I couldn’t sleep as long as she was awake. She’d say, “Herbert, you don’t need to be sitting there wearing yourself out. Go off to bed. I’ll be fine.”
I’d answer, “I will, in just a minute,” and then I’d stay in the rocking chair, wide-awake, watchful. When I heard her stuttery little snore, when I knew she was asleep, then I would go to my bed and be able to get a little shut-eye. With her asleep I let myself believe death would be satisfied with half a bite and not demand the whole banquet for one more night.
It happened slowly. Little diminishments. Not lapses of memory so much as loss of interest, she who was always keen on something. Keen on everything. The doctors had nothing to tell us, no blueprint. Only that it would be fast. It wasn’t fast.
“I made it to spring,” she said. “It’s spring, isn’t it?”
“It is. The lilac is in bloom. The rain has made it happy.”
“Happy,” she said. “That’s a curious way to put it.”
“We’re forecast for some more tonight. Thunderstorms. Tomorrow too.”
“Tornadoes,” she said.
Forecasters are paid to alarm folks but the Doppler doesn’t lie and that night in its embrace there were a least four suspicious cells and two confirmed funnel cloud sightings. In other words, a typical night in Western Kansas in May. If the sirens went off I might get a little worried but what good would worry do me? Do us? There was nowhere we were going. I could not carry her down the stairs to the basement. No we’d stay in the den which was now her sickroom and wait it out together. If that meant a tornado would carry us off, I can’t say I would have minded.
That night she asked me to read to her. “What would you like?” I asked. It was an unusual request.
Down in the basement were shelves of books our son Matt read in college. I picked one out. Charles Dickens. A Tale of Two Cities. By the time I got back upstairs she was asleep, her lower lip fluttering.
I got in my bed, formerly our bed, and turned on the lamp. I could hear the wind pouring through the trees like surf. Raindrops lashed against the window pane. I opened the book. “It was the best of times, it was the worst of times.” I didn’t get very far in, maybe a page or two—reading puts me to sleep better than anything—then I was awakened by a crash as if the hammer of Thor, the sledgehammer, had fallen upon our little house. It threw me out of bed. Lightning flashed like a strobe. I put on my bathrobe and hurried to check on my wife. That is when the siren went off.
With a sizzling explosion the whole street lit up. There was a half foot of rainwater from curb to curb, rushing down the slope. In the middle of this instantaneous lake was an elephant. It got dark. Some less incendiary flashes confirmed it: there was an elephant running down the street. Lumbering, actually, in agitated circles, in my front yard. An old elephant. What I thought had been sirens was her bellowing.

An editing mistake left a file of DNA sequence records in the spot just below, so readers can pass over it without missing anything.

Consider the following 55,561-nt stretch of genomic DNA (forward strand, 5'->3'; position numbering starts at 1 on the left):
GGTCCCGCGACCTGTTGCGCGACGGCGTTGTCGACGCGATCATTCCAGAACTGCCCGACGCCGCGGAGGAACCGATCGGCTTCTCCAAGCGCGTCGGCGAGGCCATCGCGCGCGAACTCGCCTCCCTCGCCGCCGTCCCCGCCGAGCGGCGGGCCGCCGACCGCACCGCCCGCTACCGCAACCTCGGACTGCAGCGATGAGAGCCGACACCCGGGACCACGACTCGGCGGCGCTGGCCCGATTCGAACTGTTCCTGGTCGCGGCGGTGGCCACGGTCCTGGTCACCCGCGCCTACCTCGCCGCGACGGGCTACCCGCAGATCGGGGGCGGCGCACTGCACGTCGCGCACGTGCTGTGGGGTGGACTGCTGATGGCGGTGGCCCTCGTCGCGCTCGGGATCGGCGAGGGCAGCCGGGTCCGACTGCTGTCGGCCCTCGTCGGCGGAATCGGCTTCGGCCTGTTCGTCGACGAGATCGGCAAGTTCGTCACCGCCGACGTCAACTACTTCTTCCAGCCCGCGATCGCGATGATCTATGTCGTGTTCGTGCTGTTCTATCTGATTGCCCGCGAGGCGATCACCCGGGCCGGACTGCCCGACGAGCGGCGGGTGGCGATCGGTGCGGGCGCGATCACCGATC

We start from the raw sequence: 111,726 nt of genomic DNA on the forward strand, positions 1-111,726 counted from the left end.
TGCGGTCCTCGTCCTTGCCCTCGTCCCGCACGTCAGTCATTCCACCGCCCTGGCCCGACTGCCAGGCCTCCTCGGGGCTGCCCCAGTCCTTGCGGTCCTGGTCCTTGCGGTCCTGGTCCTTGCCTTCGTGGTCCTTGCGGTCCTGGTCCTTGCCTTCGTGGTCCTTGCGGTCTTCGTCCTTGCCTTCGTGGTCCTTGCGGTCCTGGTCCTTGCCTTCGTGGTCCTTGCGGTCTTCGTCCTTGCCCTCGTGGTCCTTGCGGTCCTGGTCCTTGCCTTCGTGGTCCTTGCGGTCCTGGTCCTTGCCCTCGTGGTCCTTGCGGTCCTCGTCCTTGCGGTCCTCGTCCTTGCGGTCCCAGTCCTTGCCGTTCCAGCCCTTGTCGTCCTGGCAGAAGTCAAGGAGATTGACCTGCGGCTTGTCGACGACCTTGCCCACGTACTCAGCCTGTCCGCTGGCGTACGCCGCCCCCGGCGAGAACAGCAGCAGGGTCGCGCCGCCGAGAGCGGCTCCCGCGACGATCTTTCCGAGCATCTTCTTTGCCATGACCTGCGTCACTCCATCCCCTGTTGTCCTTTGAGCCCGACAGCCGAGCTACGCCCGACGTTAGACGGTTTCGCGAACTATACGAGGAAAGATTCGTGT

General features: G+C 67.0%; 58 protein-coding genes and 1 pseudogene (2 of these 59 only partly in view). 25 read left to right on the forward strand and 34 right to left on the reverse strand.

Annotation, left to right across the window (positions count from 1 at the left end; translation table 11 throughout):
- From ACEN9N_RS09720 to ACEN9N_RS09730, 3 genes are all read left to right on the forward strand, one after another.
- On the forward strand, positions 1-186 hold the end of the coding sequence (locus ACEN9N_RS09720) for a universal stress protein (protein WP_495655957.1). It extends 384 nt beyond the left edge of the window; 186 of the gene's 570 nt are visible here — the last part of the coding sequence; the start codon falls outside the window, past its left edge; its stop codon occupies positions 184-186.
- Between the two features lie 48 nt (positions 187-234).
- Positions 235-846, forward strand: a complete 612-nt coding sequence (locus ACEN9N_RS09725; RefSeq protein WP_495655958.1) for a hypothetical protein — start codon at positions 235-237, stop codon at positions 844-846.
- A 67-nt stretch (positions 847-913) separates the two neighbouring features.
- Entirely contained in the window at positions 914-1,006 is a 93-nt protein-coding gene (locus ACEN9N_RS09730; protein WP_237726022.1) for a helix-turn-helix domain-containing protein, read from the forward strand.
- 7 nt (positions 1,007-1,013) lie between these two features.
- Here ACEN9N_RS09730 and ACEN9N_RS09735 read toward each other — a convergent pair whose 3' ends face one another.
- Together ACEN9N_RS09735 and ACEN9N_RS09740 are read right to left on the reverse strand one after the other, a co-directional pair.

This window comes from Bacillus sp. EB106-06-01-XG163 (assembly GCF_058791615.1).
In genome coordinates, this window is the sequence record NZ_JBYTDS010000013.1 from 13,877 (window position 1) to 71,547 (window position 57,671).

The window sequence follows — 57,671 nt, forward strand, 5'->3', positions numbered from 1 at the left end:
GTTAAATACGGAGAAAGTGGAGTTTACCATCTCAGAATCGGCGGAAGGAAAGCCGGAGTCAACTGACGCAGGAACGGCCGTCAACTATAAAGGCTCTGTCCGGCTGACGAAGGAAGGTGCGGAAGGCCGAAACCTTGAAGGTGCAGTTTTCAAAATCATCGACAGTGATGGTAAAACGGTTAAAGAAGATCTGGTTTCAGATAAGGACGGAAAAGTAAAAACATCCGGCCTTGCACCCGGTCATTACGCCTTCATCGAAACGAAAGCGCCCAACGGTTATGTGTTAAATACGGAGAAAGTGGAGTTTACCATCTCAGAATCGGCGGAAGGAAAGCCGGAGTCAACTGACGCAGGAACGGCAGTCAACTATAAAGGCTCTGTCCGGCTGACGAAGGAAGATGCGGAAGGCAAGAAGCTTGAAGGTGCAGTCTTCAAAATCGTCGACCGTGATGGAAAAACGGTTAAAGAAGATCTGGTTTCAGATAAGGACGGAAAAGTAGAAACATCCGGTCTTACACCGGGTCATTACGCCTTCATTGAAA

I could understand why she would be terrified. Of all places in the world to find herself, this flapjack county seat on High Plains in the middle of gotterdammerung. I went out on the front porch. The elephant stopped her agitated dance, giving me a look that seemed inquisitive, perhaps pleading for reassurance. I walked out into the rain. My bathrobe was soaked instantly, draping over my shoulders like a leaden shroud. Small step by small step, I got closer, fixing her gaze onto mine so strongly that nearby bolts of lightning didn’t break our connection. It was something profound. A recognition. I don’t know what else to call it. I was almost a body length away—elephant body—when she folded her ears backward, turned and lumbered away. I stood in the rain and watched her trot through the Ballingers’ garden on the corner and disappear. She seemed to know where she was going, playful. I felt a great sense of release, of acceptance. Of knowing, too, where I was going. That stayed with me throughout, to varying degrees. I will not forget it.
The storm was subsiding. These things come on with a bang and blast through. Soon it was like the storm never existed, the air so tame with that after-the-rain smell that could you bottle it would make you rich.
Only after putting on some dry pajamas did I start questioning. Hallucinating an elephant in my front yard? Then I had a revelation: my wife had left me, passed on, and the universe was sharing the news. But when I went into her bedroom I heard her little snore right away. She hadn’t gone anywhere. She’d slept through the storm. She seemed peaceful.
The next week in the World there was an article about two elephants from the traveling circus getting spooked during the storm and breaking free. Which explains it. At least some of it.